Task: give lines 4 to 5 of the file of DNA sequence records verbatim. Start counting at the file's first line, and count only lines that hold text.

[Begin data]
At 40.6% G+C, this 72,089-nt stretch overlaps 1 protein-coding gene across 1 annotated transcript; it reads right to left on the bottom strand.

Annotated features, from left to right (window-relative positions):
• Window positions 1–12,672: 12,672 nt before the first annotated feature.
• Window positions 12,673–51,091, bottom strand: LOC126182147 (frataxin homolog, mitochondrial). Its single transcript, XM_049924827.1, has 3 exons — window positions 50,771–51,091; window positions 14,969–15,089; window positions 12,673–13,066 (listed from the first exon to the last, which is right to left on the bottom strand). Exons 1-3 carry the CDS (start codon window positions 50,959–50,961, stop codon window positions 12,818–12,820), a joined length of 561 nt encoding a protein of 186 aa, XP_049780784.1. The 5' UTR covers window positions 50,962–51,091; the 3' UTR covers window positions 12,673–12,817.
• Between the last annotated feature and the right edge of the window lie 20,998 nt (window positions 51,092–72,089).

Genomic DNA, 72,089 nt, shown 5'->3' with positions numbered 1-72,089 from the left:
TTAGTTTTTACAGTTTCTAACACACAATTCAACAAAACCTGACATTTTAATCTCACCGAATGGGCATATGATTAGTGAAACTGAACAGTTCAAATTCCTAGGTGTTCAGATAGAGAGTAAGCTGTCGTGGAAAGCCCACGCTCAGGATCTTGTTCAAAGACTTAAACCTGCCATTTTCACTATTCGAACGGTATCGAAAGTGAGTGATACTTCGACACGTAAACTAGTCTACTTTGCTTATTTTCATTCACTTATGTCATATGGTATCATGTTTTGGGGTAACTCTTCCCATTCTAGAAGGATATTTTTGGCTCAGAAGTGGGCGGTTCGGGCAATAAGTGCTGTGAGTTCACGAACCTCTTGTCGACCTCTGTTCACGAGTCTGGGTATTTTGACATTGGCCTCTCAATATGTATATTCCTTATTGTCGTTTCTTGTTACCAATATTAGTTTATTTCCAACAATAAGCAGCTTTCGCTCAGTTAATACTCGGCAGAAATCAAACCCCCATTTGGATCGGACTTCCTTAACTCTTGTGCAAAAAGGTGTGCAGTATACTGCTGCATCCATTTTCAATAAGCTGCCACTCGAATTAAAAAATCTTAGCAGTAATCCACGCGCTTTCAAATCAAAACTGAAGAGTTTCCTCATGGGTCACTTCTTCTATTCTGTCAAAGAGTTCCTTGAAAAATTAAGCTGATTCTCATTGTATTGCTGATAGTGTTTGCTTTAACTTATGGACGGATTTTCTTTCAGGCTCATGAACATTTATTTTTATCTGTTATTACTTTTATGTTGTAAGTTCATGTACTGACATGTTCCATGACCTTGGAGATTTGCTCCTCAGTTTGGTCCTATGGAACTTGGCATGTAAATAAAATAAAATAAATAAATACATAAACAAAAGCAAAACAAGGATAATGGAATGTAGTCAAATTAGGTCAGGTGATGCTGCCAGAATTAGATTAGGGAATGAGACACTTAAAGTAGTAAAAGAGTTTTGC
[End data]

• Window positions 12,673–51,091, bottom strand: LOC126182147 (frataxin homolog, mitochondrial). Its single transcript, XM_049924827.1, has 3 exons — window positions 50,771–51,091; window positions 14,969–15,089; window positions 12,673–13,066 (listed from the first exon to the last, which is right to left on the bottom strand). Exons 1-3 carry the CDS (start codon window positions 50,959–50,961, stop codon window positions 12,818–12,820), a joined length of 561 nt encoding a protein of 186 aa, XP_049780784.1. The 5' UTR covers window positions 50,962–51,091; the 3' UTR covers window positions 12,673–12,817.
• Between the last annotated feature and the right edge of the window lie 20,998 nt (window positions 51,092–72,089).